Baking Tips

How to Scale a Cake Recipe for Any Size Pan

The difference between an 8x8 pan and a 9x9 pan is more significant than you might think. Our handy chart tells you how to scale your recipe accordingly.
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Published Jan. 31, 2024.

You’ve looked everywhere for the perfect cake to bake for a gathering, and you’ve finally found The One: A recipe that you have the time and all the ingredients to make. The only problem? It calls for 8-inch round pans, and you only have 9-inch rounds. What do you do?

You might be tempted to proceed with the recipe as written, but not so fast. While a 9-inch pan doesn’t sound that much larger than an 8-inch pan, a 9-inch round is actually more than 25 percent bigger than an 8-inch. So your cake will not only be thinner, but it can also overbake. 

The far better option is to scale your cake (or brownie, blondie, or buckle) recipe to match your desired pan size. The recipe may not turn out exactly as the original, but you’ll have a far better chance of success than if you simply winged it.  

Finding that conversion factor is a straightforward matter of dividing the area of the desired pan by the area of the original pan. You then multiply each ingredient by that percentage.

Or, if you’re not up for dusting off your math skills, just consult our chart below. We’ve done the calculations for you for the most common pan sizes.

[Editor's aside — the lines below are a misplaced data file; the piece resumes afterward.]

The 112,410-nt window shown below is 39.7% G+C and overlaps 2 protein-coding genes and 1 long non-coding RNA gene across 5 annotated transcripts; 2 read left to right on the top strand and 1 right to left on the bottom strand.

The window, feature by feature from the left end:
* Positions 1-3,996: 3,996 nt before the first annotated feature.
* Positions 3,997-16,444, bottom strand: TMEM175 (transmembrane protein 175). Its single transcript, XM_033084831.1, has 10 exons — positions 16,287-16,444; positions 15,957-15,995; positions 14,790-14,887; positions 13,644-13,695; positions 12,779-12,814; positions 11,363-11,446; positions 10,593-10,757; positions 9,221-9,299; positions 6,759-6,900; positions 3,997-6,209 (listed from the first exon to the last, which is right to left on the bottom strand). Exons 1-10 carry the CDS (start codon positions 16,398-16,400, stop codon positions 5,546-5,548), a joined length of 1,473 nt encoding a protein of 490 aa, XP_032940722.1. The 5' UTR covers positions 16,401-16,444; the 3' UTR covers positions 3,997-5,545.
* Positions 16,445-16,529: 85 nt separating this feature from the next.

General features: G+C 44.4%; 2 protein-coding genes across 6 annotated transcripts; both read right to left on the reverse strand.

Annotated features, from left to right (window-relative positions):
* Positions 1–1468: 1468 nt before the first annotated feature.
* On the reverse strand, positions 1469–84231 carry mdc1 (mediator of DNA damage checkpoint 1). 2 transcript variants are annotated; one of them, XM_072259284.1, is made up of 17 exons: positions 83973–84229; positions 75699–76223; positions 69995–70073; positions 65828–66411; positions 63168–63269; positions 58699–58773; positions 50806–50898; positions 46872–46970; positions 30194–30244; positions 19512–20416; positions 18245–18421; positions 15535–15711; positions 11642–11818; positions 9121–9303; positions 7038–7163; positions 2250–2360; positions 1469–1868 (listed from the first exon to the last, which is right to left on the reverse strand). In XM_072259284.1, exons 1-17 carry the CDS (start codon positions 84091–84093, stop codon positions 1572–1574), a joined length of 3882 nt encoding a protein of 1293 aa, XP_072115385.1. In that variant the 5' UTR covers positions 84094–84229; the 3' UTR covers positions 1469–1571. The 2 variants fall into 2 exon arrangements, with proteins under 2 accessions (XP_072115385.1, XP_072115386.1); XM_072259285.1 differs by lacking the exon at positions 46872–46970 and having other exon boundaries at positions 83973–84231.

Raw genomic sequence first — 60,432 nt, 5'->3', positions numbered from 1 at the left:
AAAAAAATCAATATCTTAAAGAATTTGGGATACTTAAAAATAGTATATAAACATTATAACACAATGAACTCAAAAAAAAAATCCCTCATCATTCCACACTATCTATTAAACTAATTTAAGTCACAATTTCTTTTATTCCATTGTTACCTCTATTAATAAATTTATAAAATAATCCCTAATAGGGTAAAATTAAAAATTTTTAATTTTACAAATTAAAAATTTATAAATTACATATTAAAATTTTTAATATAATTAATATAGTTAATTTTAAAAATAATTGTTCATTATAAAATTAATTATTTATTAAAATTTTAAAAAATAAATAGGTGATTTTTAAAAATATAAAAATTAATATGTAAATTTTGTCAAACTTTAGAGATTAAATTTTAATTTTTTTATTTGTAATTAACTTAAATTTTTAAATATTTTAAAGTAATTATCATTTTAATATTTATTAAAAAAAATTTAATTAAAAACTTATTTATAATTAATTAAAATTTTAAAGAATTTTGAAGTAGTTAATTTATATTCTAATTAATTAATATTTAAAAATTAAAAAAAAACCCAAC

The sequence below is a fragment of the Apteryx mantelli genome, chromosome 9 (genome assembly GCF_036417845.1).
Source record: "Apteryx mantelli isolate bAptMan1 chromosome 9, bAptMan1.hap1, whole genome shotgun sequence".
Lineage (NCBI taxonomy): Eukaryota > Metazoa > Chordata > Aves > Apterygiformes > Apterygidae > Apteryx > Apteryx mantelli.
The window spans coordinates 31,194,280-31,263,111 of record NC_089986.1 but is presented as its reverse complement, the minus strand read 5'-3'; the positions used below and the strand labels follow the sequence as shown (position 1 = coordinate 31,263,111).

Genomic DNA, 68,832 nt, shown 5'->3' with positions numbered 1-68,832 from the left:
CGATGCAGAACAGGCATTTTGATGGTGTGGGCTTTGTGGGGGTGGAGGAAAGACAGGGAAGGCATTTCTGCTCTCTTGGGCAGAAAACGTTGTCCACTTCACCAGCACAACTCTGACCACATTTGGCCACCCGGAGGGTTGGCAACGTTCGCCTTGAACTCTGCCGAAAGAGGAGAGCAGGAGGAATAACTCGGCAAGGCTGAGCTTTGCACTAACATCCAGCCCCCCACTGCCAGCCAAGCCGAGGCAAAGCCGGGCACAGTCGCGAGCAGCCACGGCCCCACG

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How to Make Your Baking Recipe Fit a Different Pan

As long as the height of your desired pan is the same as the original pan, you can make a swap (though be sure to read through our “More Tips for Success” section below before doing so). 

Just use the below chart to determine your conversion percentage, then multiply each ingredient in your recipe by that number. For example, to bake a 9-inch round cake in a 13 by 9-inch pan, multiple each ingredient by 1.8. And note that for some conversions, you won’t need to scale your ingredients at all.

ORIGINAL PANDESIRED PAN

6-inch round

8-inch round

9-inch round

8x8 square

9x9 square

13x9

6-inch round

1.0

1.7

2.2

2.2

2.8

4.0

8-inch round

0.6

1.0

1.3

1.3

1.6

2.3

9-inch round

0.5

0.8

1.0

1.0

1.3

1.8

8x8 square

0.5

0.8

1.0

1.0

1.3

1.8

9x9 square

0.4

0.6

0.8

0.8

1.0

1.4

13x9

0.2

0.4

0.5

0.5

0.7

1.0

More Tips for Success

1. Round awkward fractions. Instead of trying to measure, say, 2.37 teaspoons, round up to 2.5.

2. To measure part of an egg, beat a whole egg and then measure out what you need. A standard large egg translates to about 4 tablespoons, so 2 tablespoons would give you half an egg.

3. Consider your equipment. With a smaller volume, will the recipe still work in a stand mixer, or would a hand mixer work better? With a larger volume, will you need to make two batches?

4. Don’t rely on the times in the recipe. Bake times as well as mixing or processing times can change when you’ve scaled a recipe. Use visual cues if provided.

5. Keep expectations realistic. While knowing this simple math can really improve your results, don’t forget that baking relies on precision, and your recipe may not bake up exactly like the original. 

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